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Newscasters Need To Stay On Topic

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Do the newscasters in today's television news show enough emotion? The newscasters move in and out of one story and go right into the other without even a pause, reflection, or thought. The news today in television, radio and the press is all politics. The news has become all about who has the highest ratings, who is popular in the world, whose face is on the front page and who is the top story about. The news has moved from actual news to who deserves the most focus. It is very simple what needs to happen as far as trying to fix or regain what the news used to be. They do not need to focus on such a broad range of news and focus on smaller things in more detail. What this means is that, the local news programs should focus on more local events and local news while the World news or national news can cover what is going on in the country or the world. Yes, the local programs should and need to give a brief summary of what is going on in the world but when that turns into half of the program, the newscasters are giving it too much time.

The news program that I watched recorded and am writing about is KELOLAND Television. KELOLAND is a local television news program that is based out of Sioux Falls, and covers news for most of the Eastern side of South Dakota. KELOLAND airs a half hour on weeknights at 5pm and has a weekend edition on Sunday mornings. The news broadcast is aired on CBS, which gives them the ability of using other reporters through CBS for more of their national and world news. Two primary anchors Doug Lund and Angela Kennecke make up the news program with a chief meteorologist Scot Mundt and a few reporters out in the field.

The newscast starts with music and KELOLAND Television written in gold coming across the screen. The show then goes to the two anchors that introduce the show by saying "Good Evening, Welcome to KELOLAND TV." As far as the form goes, KELOLAND is no different that any other newscast really, they introduce a story and as the anchors are talking about the story and giving information, the viewer is shown either video or pictures on the topic. Something that was noticed was that when one of the anchors or while both were discussing a story, the camera was not on them but still either showing the video of say the person in trial or a person being interviewed. When the anchors are on camera however, they are never looking quite into the camera, it almost looks like they are looking just to the right or just to the left of the camera. As far as camera placement, it is always taping them from the same angle when each of them gets their small sound bite.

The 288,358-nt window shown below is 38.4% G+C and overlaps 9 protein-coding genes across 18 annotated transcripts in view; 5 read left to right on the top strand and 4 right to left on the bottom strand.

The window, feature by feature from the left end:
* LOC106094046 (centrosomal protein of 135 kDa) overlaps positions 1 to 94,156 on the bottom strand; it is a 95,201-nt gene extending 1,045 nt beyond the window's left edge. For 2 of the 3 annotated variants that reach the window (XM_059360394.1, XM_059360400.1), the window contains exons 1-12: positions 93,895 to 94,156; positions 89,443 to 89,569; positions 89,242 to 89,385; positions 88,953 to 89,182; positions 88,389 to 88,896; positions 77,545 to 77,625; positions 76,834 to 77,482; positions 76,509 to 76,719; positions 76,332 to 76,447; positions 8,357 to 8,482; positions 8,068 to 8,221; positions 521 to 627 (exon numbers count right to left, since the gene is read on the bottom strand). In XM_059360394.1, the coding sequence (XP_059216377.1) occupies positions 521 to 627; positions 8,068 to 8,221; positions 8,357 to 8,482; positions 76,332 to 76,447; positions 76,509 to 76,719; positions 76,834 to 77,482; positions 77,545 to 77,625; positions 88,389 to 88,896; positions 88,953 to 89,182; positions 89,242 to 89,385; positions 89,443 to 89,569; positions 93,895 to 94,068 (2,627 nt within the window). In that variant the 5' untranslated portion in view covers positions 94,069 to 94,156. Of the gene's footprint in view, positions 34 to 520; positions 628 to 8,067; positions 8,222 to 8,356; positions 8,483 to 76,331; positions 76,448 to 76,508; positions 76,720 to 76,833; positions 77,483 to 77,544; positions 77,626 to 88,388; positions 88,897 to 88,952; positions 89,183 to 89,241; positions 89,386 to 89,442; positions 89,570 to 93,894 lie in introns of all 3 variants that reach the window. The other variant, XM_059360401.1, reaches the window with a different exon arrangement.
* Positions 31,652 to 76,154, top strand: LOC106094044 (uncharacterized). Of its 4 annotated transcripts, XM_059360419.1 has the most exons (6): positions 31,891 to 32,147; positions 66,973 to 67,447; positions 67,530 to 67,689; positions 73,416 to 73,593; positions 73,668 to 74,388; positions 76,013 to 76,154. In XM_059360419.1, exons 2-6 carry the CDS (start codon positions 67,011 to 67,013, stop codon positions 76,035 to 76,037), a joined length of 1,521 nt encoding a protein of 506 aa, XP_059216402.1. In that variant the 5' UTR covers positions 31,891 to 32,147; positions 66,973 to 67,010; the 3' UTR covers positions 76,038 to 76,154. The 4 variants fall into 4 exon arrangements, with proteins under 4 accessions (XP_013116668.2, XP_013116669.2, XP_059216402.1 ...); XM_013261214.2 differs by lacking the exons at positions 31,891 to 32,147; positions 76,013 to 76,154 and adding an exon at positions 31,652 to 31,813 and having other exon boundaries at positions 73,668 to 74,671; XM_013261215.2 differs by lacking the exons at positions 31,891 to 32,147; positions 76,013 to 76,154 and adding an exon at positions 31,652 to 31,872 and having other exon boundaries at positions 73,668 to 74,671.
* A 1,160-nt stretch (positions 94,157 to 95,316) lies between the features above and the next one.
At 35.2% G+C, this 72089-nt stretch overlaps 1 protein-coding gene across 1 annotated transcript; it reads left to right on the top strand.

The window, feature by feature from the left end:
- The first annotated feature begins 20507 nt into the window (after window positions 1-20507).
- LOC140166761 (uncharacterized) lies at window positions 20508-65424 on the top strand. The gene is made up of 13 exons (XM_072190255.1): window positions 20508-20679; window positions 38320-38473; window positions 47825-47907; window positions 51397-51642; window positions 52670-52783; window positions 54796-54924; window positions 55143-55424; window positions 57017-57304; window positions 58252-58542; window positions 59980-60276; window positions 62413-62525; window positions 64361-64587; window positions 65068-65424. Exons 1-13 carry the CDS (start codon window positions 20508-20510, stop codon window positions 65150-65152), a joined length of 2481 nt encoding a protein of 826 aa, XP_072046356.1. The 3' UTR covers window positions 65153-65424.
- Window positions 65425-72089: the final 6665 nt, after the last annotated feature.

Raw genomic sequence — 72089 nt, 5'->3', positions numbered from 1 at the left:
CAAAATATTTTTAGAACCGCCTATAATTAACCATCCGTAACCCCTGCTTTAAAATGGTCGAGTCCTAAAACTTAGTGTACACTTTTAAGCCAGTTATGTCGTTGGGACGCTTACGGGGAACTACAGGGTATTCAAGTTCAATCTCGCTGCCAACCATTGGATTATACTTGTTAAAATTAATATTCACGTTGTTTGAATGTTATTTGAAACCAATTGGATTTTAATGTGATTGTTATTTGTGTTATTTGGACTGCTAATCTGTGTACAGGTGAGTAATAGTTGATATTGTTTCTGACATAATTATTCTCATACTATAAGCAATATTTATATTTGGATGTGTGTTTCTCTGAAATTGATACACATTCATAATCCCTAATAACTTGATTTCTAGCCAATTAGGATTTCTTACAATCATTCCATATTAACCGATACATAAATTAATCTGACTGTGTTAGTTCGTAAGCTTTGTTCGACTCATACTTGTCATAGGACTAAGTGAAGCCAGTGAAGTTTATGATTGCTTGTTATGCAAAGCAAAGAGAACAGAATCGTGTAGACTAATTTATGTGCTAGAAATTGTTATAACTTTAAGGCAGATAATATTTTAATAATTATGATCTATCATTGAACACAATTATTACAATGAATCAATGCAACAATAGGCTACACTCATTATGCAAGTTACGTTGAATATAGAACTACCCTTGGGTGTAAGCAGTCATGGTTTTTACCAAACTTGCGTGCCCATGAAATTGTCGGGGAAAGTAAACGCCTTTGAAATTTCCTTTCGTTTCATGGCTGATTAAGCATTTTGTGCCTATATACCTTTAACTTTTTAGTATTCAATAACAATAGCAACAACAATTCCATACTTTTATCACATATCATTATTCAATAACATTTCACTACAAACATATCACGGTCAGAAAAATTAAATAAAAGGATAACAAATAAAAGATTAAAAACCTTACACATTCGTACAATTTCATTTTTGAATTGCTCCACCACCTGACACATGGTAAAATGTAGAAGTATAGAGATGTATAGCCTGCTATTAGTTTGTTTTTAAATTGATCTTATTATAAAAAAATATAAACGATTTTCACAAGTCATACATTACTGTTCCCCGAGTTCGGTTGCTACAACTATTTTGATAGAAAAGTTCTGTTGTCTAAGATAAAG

Rarely in the half hour segment did any anchor or reporter have more than a 15-second sound bite. In some of the interviews however, some of those did last a little bit longer, which is probably a good thing that the news is being more focused on the person interviewed verses the person doing the interviewing. This gives the viewer more of what other people feel about an issue being that the newscasters do not give any personal feelings.

Commercials were more of the annoying part of the show. Each time they would go to a commercial, the anchors would give a preview of what is to come in the news. The part of this that did become annoying was that the stories that were towards the end of the show would be mentioned two or three times before you even heard the story. Because the time is coming around for elections and voting, most of the commercials aired were about Amendments; which ones hurt the most people, where taxes should go, and which is the "best" for South Dakota. The other commercials that almost had just as many were for cars. At least every time the show went to commercial, they would show at least one car commercial if not more. Car companies such as Ford, Dodge, Chrysler, and Honda were the primary companies getting their name out there. Funny how all of these commercials have started airing more and more now that the DOW is at the highest level in history.

When it comes to content, this is where KELOLAND needs a little work along with all local news programs. Yes, it is important to give the viewer some information on what is going on in the world and across the country but when more than half of the stories are of worldwide events, there are getting away from what a local news program is all about.

The content is where the news program needs the most work. When the viewer watching at home hears about how Sioux Falls schools have an increasing amount of drug and alcohol use. That the use of drugs is now more popular than the use of alcohol and the anchor can sit there and tell the viewer this without showing any emotion and just moves right into the next story, and almost does so by ending one and starting the next in the same sentence even. An issue like that deserves a lot more attention and deserves to be cared about. An issue like this is no different from say a robbery or murder. They are all important issues that the public does need to know and needs more information than what they are given.

As stated in the passage from "The Age of Show Business" by Postman, the news programs that we watch are not to be taken to heart. What the news is really telling us is that appearance of the newscasters, the opening and closing music, and the interrupting advertisements



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